I went on a women’s retreat a few months ago at the beginning of a new season I’m my life that I wasn’t particularly fond of. We spent the weekend talking about Jesus, sharing our stories, eating nourishing meals, and connecting with one another. I didn’t know the majority of the women there, but it didn’t keep any of us from being open with one another. It was an unspoken assumption that it was a safe place.
Over coffee one morning, I sat and talked with Suzie- an adorably delightful woman from London. I think I could have talked to her for hours simply to listen to her endearing British accent and phrases that I could gobble up like macaroni. I learned she was married and had a little boy and that she was in culinary school. On paper, her life seemed to be completely different from mine- like there would be little we could relate to in this present day. But she started asking me questions, and not just for the sake of polite conversation. She wanted to hear what was on my heart. We talked for a while while I told her about everything from my love of travel to my fears of the future, to my uncertainties and my heartbreak. Every detail I shared prompted her to lean in closer- to ask more questions.
“You’re in need of an adventure.” she said in her charming British accent-and that sentence has stuck with me ever since. She started telling me about when she was single in her twenties and living back in London. How she had her heart broken. How she had longed for love and a family. She told me about how it was during this time she became friends with Jesus instead of just praying to him now and then- how they went to the cinema together and explored together. How she prayed for him to provide the things that she felt a lack in, and how he’d always come through.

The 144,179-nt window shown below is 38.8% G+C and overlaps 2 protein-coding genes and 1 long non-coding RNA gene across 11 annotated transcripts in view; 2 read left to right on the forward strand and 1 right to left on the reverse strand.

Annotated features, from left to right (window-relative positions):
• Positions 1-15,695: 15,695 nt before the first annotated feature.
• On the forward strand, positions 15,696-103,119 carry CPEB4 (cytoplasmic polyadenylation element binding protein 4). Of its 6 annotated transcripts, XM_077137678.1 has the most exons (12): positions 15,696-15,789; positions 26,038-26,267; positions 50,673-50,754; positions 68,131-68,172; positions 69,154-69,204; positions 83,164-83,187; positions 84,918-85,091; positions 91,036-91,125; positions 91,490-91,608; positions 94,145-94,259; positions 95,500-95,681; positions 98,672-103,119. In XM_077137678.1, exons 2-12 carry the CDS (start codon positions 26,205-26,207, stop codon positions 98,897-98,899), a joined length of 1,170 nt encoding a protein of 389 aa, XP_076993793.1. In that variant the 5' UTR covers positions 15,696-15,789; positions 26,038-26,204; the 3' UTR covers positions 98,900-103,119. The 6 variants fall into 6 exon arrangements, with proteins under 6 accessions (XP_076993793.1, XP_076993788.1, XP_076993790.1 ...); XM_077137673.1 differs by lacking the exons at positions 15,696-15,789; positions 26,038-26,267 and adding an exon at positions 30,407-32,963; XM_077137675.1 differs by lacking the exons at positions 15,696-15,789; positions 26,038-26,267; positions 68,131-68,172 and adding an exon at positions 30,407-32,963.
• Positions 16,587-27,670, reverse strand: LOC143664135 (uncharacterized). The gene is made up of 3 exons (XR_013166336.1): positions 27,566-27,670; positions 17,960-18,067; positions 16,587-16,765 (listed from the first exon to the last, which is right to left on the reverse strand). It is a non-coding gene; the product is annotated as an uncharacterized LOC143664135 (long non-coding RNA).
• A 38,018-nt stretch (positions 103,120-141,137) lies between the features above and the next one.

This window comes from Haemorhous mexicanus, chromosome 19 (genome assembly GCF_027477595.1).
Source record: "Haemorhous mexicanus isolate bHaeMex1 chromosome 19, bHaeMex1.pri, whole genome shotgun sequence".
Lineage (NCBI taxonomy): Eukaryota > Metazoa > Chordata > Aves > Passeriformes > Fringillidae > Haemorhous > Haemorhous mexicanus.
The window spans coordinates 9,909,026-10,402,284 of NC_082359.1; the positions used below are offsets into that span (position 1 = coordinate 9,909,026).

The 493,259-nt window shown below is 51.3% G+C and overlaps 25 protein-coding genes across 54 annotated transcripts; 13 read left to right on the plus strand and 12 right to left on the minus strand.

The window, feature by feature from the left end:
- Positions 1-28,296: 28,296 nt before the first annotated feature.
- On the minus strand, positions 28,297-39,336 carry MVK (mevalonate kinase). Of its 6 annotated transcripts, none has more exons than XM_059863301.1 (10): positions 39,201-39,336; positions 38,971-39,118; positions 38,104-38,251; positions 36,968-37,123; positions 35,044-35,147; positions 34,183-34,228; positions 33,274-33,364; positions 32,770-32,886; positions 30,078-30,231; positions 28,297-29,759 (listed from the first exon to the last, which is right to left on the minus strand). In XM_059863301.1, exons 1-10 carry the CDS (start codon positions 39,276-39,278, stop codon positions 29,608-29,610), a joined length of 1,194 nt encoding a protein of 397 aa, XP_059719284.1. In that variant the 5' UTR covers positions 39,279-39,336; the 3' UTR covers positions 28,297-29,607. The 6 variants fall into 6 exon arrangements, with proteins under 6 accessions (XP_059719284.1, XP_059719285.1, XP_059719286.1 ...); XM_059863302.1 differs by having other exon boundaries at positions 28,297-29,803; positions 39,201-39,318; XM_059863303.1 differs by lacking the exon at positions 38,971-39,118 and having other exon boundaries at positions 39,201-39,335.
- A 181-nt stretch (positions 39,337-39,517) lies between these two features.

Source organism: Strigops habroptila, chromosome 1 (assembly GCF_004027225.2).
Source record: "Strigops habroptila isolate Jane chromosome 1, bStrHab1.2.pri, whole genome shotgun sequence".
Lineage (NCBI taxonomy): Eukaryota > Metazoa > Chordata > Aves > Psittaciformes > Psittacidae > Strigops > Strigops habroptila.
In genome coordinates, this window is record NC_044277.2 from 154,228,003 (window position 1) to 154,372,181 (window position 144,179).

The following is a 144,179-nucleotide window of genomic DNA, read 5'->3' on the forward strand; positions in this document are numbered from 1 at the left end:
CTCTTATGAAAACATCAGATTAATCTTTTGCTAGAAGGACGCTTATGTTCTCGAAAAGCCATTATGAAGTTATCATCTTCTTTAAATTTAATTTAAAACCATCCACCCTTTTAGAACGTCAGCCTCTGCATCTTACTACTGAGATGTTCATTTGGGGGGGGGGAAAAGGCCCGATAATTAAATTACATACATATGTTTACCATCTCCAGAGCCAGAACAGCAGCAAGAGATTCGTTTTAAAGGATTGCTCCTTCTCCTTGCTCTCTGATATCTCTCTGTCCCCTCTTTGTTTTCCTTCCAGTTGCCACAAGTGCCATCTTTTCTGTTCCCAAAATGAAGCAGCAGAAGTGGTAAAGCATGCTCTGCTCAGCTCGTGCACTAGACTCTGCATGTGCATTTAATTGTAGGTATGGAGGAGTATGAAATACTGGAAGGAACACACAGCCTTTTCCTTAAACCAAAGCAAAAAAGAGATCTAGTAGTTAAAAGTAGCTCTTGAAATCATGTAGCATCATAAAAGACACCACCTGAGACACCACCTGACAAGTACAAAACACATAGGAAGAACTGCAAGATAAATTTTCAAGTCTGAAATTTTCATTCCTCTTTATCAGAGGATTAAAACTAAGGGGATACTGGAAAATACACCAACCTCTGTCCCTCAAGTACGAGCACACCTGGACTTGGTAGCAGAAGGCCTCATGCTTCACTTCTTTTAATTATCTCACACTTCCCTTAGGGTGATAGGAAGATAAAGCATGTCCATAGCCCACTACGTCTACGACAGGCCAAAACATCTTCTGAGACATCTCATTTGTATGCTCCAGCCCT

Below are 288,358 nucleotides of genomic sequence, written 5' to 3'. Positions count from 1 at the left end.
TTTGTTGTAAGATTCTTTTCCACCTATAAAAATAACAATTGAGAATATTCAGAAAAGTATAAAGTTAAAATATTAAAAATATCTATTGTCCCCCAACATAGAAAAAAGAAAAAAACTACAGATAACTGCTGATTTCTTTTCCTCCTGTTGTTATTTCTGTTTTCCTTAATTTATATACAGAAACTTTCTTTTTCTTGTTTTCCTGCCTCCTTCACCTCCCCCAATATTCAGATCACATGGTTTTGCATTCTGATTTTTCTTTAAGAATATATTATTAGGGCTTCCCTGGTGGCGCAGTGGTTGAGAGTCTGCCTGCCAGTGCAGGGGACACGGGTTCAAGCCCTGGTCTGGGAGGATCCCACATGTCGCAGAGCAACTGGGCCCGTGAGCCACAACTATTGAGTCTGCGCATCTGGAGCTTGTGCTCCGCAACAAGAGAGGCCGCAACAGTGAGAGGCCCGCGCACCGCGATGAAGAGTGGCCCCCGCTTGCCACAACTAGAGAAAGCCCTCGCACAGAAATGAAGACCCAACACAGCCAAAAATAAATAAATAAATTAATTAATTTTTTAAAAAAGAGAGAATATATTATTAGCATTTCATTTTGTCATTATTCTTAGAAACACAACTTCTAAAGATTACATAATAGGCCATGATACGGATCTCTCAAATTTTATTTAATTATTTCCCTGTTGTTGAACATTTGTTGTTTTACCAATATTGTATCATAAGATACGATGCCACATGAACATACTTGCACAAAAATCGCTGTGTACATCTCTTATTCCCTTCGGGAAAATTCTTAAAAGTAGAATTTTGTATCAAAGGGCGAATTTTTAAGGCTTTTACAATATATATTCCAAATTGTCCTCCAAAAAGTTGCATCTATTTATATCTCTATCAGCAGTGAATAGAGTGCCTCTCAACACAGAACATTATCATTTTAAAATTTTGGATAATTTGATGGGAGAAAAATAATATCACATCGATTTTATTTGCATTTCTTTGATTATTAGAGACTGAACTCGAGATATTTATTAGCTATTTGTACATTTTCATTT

I loved our conversation. I felt inspired listening to her story. We exchanged numbers upon leaving the retreat and said we should keep in touch.
A couple weeks passed, and Suzie texted me. She offered to cook dinner for me, and I gladly accepted. I arrived at her house a few nights later to an aroma of spices simmering and she whipped up a hot sauce she made from scratch. While dinner was being finished, her husband (who can make a mean cocktail) crafted a delicious gin and chartreuse concoction for me to enjoy. We shared a savory meal and I felt nurtured as I indulged in the Asian salmon and jasmine rice and spicy green beans that she had poured her time and energy and generosity into. I felt so spoiled, that this family had planned their evening around me- some stranger who was taking them up on a free meal. It was such a nice break from my bachelorette dinners of takeout or cheese and crackers. (I wish I was kidding when I said this is an actual picture of my refrigerator.)
After dinner, dad put baby to bed and left to meet some friends so Suzie and I could socialize. We ate too many slices of thick, decadent nutella brioche she had made (arguably one of the best desserts I’ve ever tried). We rambled on and on about travel- the most beautiful places we’ve seen, the places we hoped to go. She gushed about life back home in London and I listened on the edge of my chair, practically feeling like I was there.